Trip planning is a tedious task with the amount of factors to consider; price, safety, location, culture, language, and climate. When planning last fall's off-season trip to Nicaragua, weather was a big factor.
Nicaragua's climate is divided into two seasons, summer and winter, or dry and rainy, respectively.
Summer, or dry, season is January-June. Besides being low on storms and rainfall, the fact that it also takes place during our popular summer travel months, makes this the busiest season for the country's tourism.
Conversely, the winter wet season takes place the rest of the year, July through December. In addition to falling on the tail end of our summer vacation months, the reports say that this is a less than ideal time to visit the country due to the rainfall.
I was planning the trip for the end of September into October, despite the concerns about rainfall. Since this was an off-peak travel period, my miles went far and it only cost me $100.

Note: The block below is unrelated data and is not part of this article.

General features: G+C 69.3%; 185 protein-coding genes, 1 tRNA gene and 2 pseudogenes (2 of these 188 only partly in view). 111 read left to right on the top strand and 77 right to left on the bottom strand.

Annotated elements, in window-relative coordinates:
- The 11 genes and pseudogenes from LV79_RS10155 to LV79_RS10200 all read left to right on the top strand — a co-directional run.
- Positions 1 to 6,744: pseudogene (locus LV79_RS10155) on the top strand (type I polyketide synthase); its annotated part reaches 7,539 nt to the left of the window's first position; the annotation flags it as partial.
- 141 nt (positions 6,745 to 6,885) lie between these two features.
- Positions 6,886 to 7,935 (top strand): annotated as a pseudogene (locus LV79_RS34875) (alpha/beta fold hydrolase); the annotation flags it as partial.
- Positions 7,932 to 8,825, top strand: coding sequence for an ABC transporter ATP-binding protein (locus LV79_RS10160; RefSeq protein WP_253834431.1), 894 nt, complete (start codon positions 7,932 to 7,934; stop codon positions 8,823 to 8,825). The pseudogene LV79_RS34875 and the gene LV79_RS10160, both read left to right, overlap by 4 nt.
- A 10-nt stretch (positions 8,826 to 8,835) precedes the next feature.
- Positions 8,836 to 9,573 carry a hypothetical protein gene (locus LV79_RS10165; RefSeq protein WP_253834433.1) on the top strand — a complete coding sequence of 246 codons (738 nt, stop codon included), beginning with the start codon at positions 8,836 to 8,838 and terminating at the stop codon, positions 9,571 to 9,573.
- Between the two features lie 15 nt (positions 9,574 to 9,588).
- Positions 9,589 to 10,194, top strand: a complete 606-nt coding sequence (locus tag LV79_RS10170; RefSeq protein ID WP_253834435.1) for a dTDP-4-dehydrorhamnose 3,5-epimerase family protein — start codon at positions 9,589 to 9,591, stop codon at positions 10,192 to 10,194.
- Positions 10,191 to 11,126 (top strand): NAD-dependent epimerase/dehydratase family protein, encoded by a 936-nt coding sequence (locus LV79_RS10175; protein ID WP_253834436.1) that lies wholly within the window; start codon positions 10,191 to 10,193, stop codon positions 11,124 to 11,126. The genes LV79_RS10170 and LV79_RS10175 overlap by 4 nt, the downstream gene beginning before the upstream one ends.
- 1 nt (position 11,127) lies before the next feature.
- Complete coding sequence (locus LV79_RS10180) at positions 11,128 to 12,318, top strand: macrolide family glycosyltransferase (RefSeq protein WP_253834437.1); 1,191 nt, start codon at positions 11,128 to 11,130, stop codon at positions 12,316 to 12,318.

My trip was 6 days. How many times was I stymied by rain? I can only remember once (in a kayak, which you can read about here)
The rain seems to peak in different areas at different times, as noted in the graph above. So In the region around Managua, just north of Lake Nicaragua, September and October aren't even at their peak in rainfall, making this a fine time for travel with off-peak travel rewards (how I did it for $100, here). Even when there was rain, it was a brief afternoon shower, nothing that would set you back for the entire day.
A note about temperature: it was still plenty hot through the day for this 'winter'. No chills this close to the equator!
The best travel moments are uncovering the culture of the destination, not being one more tourist in a swamped industry! So yes, dig a little deeper into your weather research before deciding against Nicaragua's OR any countries' winter.